Money managers under the microscope
Are marathon runners trying to sprint?
“The long is short. Investment choice, like other life choices, is being re-tuned to a shorter wave-length.” So stated Andy Haldane of the Bank of England in a speech last month.
If one of the key features of a mutual fund is that it is a long-term investment, then concerns that money is being managed over decreasing time horizons should be treated seriously.
This concern was made all the more potent as it followed soon after a European Commission green paper also pointed to this issue with this comment: “It appears that the way asset managers’ performance is evaluated and the incentive structure of fees and commissions encourage asset managers to seek short-term benefits.”
So what insights can be elicited from Lipper’s data?
Portfolio turnover of mutual funds in the UK provides insights both in the range of holding periods for different funds, as well as how typical holding periods have varied over time.
Among 1,142 actively managed equity funds for which annual accounts have been published and analysed in order to calculate portfolio turnover (the lesser of purchases and sales divided by a fund’s average assets over one year), the median turnover is 59.2 percent.
How widely portfolio turnover varies can be seen by analysing this data by decile, revealing that the least active, or most long-term funds, had a rate of 18 percent or less (the bottom decile), while the most actively managed funds achieved a rate of 170 percent or more (the top decile). Around 40 percent of funds (accounting for 483 funds) had a rate of 50 percent or less, while just over one quarter (nearly 300 funds) posted a turnover rate of 100 percent or more.
Putting this into the context of short- or long-term investments, a portfolio turnover level of 25 percent indicates a holding period of four years, 50 percent – two years, 100 percent – one year, and 200 percent indicates a holding period of six months.
So clearly there are fund managers that are changing their portfolios fairly dramatically. As a benchmark, it is useful to note that index tracking funds had a median portfolio turnover level of 11 percent.
Of course some of the higher numbers are likely to reflect activity where a fund manager has changed or even where an investment policy has changed – one-off events. In a future column we might look more closely at whether there is a correlation between these activity levels and the performance achieved over the long-term.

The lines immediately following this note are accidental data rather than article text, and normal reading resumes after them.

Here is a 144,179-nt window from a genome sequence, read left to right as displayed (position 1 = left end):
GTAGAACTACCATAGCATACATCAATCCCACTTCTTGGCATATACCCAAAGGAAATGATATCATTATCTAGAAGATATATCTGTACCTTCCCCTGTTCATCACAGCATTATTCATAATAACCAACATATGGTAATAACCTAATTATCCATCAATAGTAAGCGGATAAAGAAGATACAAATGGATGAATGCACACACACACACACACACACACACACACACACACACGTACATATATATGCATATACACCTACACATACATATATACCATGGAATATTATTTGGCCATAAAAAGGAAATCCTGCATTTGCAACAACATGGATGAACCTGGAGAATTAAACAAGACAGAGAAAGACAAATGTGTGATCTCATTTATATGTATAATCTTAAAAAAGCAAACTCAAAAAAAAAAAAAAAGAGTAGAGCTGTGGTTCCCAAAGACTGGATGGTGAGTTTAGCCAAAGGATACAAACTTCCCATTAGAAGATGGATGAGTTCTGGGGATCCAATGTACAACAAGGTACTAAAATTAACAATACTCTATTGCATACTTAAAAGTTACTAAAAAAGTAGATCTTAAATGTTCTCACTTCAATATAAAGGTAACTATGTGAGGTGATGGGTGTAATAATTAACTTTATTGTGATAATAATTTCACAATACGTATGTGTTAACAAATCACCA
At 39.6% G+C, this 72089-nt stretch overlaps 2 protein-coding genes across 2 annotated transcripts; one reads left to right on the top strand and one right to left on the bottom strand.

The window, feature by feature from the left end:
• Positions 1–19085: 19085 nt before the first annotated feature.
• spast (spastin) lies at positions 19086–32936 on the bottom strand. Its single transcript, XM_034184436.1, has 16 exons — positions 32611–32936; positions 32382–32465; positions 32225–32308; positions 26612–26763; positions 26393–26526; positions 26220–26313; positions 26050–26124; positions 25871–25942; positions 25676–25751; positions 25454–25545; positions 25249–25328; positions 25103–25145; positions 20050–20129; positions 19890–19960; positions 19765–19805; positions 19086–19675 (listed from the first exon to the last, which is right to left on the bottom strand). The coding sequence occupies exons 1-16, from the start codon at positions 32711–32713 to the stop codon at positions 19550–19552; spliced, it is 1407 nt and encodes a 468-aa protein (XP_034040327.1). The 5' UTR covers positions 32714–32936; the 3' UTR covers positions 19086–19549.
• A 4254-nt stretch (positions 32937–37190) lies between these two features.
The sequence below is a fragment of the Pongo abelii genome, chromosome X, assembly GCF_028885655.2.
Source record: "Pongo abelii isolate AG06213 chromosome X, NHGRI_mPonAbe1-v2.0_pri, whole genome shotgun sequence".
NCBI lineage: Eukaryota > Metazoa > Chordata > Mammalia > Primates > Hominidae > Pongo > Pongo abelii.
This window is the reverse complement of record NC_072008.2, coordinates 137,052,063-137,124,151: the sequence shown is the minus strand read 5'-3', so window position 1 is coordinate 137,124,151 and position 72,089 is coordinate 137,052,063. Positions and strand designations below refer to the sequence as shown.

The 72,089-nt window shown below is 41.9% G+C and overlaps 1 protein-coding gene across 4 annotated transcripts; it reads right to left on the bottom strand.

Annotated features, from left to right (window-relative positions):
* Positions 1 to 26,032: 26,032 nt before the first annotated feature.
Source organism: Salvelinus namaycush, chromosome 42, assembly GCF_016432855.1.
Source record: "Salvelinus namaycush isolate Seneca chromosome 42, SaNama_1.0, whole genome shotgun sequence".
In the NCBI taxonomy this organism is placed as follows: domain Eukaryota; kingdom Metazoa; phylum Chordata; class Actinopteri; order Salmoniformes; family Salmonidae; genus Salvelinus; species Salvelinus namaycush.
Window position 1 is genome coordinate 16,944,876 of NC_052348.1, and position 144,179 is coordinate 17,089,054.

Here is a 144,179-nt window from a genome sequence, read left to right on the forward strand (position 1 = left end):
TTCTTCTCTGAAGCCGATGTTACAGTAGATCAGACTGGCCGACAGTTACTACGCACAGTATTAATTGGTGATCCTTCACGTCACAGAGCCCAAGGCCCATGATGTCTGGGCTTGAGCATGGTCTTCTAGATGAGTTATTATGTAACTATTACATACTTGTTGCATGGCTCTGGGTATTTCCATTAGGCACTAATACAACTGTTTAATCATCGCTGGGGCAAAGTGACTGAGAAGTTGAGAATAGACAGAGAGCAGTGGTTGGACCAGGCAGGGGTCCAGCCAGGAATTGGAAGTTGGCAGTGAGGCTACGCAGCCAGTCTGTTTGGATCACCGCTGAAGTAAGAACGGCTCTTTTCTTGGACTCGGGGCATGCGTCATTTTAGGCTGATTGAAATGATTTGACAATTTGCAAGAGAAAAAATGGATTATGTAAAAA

For now, what we do know is that greater trading activity will generate higher costs (even if these can be overcome by a fund manager’s performance). While trading-related costs are not disclosed as a single percentage, estimates from several academics — Wilcox (1993), Carhart (1997), James (2000) — suggest that likely costs will be 1 percent for 100 percent portfolio turnover. If stamp duty on UK equities is also included, the median cost estimate across all actively-managed equity funds in the UK comes to 70 basis points per annum.
One other point to note there is that while standard management fees and operating expenses tend to be much higher for retail than institutional fund investors, these trading costs hit all investors equally as they are borne by the portfolio rather than at a share class level.
What can also be shown is that despite an escalation in the concern being voiced, typical portfolio turnover levels have not varied dramatically over the past eight years that Lipper has undertaken this work, with turnover staying between 55 percent and 60 percent each year. Having said this, it does look as though trading activity slowed through the financial crisis but has picked up again more recently.
In other words, if there is pressure on fund managers to perform over short time periods, this does not look to have had a significant impact on average manager activity in the wildly different market conditions encountered in recent years.
But this is not to say that such pressures are not real. In separate analysis of cross-border European equity funds, my research suggests that for rolling periods of 1-year performance, there appears to be a correlation between sales and performance. This weakens somewhat for 3-year performance, while for 5-year performance the relationship virtually disappears altogether.
Such dynamics inevitably put pressure on fund managers, even if that pressure can be resisted by some, if not many, managers. This is not just pressure from investors directly, but also the knock-on effect on the business.
Marketing budget will very likely be weighted to funds with a good story to tell, be it good performance, a star manager, or a new fund launch. We should certainly admire those managers who refuse to chase short term performance by churning their portfolios even when such clear business pressures exist.
(Editing by Joel Dimmock) ((firstname.lastname@example.org; +44 20 7542 3218))